Left and Right

No, Fascism Can’t Happen Here

An excellent analysis based on a serious understanding of how modern liberal-democratic corporate-public administration states actually work.

By Tyler Cowen

The Atlantic

And the reason has nothing to do with Donald Trump.

Could it ever happen here? Fascism, that is. That question is a standard refrain from American history, dating back at least to the 1930s and also related to the classic Sinclair Lewis novel It Can’t Happen Here. It was asked with increasing frequency after the ascent and election of Donald Trump, both on the left and by “Never Trump” commentators on the right, and has continued to be raised as Trump has governed.

But I would like to hazard a prediction that no, it cannot happen here. I won’t claim it could never happen over the centuries, rather that it can’t happen in anything recognizably like the America of today.

My argument is pretty simple: American fascism cannot happen anymore because the American government is so large and unwieldy. It is simply too hard for the fascists, or for that matter other radical groups, to seize control of. No matter who is elected, the fascists cannot control the bureaucracy, they cannot control all the branches of American government, they cannot control the judiciary, they cannot control semi-independent institutions such as the Federal Reserve, and they cannot control what is sometimes called “the deep state.” The net result is they simply can’t control enough of the modern state to steer it in a fascist direction.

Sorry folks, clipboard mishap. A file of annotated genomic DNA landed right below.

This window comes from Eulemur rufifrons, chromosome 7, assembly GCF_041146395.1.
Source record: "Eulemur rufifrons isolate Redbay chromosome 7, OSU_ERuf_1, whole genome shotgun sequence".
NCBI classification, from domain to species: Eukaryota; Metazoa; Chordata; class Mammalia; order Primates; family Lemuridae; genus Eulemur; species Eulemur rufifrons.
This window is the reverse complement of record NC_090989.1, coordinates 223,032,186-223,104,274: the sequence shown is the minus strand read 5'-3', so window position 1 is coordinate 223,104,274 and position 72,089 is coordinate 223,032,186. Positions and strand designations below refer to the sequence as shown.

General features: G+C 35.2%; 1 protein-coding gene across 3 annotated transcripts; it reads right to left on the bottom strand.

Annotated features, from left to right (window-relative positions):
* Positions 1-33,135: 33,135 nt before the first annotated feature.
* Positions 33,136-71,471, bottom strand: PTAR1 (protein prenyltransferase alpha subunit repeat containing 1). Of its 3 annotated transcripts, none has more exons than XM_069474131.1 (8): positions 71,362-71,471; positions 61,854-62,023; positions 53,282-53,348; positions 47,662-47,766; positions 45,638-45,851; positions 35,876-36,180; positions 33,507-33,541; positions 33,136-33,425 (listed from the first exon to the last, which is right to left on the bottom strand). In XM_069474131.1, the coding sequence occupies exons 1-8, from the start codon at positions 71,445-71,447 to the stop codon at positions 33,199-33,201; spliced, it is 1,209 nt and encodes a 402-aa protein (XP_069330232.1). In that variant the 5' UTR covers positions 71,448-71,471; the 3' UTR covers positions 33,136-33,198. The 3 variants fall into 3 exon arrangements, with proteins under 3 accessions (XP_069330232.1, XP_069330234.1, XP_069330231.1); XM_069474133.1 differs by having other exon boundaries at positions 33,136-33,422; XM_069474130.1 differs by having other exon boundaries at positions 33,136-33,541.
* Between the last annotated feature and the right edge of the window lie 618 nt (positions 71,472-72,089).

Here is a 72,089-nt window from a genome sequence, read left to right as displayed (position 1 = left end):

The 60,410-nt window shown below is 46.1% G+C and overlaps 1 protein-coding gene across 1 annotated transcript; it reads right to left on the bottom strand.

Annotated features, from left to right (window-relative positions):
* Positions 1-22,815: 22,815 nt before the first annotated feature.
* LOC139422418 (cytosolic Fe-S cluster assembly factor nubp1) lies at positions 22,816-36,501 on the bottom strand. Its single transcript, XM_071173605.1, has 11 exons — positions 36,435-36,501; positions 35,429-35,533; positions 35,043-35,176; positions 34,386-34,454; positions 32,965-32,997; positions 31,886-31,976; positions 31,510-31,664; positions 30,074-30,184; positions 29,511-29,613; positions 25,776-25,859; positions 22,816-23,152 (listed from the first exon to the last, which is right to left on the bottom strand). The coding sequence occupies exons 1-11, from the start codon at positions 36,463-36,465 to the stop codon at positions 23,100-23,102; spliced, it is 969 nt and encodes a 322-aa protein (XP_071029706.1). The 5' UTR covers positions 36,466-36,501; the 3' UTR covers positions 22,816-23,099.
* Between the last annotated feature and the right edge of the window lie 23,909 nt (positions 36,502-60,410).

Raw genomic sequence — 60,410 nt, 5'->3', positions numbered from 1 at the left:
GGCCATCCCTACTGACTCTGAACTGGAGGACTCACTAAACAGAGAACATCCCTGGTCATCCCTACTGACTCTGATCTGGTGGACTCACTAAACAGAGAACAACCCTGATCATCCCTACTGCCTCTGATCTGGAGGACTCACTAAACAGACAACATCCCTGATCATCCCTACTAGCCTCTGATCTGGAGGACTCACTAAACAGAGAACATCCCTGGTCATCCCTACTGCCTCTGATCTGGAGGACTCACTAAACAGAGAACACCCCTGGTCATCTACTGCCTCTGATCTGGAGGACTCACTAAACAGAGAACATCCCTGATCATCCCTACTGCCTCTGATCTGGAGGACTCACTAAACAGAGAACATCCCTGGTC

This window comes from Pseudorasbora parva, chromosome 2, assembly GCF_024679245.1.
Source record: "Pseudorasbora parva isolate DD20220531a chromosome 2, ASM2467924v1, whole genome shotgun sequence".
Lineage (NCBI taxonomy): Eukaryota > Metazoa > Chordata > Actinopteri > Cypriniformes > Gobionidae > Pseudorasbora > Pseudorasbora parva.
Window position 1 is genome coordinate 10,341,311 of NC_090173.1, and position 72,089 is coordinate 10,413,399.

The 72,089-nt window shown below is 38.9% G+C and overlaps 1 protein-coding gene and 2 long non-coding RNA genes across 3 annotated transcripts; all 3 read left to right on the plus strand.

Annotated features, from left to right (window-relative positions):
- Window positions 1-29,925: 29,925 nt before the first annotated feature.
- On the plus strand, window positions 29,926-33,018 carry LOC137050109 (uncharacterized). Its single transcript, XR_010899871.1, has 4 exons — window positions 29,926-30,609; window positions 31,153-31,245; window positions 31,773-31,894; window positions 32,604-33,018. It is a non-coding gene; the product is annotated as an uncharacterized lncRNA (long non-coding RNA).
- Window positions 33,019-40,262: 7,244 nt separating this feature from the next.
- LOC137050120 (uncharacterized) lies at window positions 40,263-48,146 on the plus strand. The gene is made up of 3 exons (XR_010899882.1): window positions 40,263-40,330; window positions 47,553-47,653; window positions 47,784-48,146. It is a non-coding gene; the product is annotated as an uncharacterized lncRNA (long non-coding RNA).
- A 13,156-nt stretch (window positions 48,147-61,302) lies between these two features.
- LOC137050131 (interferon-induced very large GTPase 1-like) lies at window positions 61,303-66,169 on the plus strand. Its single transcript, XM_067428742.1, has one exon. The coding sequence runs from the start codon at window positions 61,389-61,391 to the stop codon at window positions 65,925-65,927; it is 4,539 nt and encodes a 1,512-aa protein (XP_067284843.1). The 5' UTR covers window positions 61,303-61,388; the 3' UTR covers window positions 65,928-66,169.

10 replies »



    You must understand, the leading Bolsheviks who took over Russia were not Russians. They hated Russians. They hated Christians. Driven by ethnic hatred they tortured and slaughtered millions of Russians without a shred of human remorse. It cannot be overstated. Bolshevism committed the greatest human slaughter of all time. The fact that most of the world is ignorant and uncaring about this enormous crime is proof that the global media is in the hands of the perpetrators.
    Aleksandr Solzhenitsyn

    Nowhere on the planet, nowhere in history, was there a regime more vicious, more bloodthirsty, and at the same time more cunning than the Bolshevik, the self-styled Soviet regime.
    Aleksandr Solzhenitsyn

    Wrangel pretended to combat the Bolsheviks, Bolshevism is Jewry. In order to retain the favor of the Jews holding the real power in England, France and the United States, Wrangel showed to the Jews signs of his submission to them. Thereafter the Russian masses abandoned Wrangel as a traitor or as a comedian. It is impossible simultaneously to be an auxiliary of the Jew and an enemy of the Bolsheviki who are Jews. Be it incoherence or treason, Wrangel deserved the same fate as Denikin and he got it.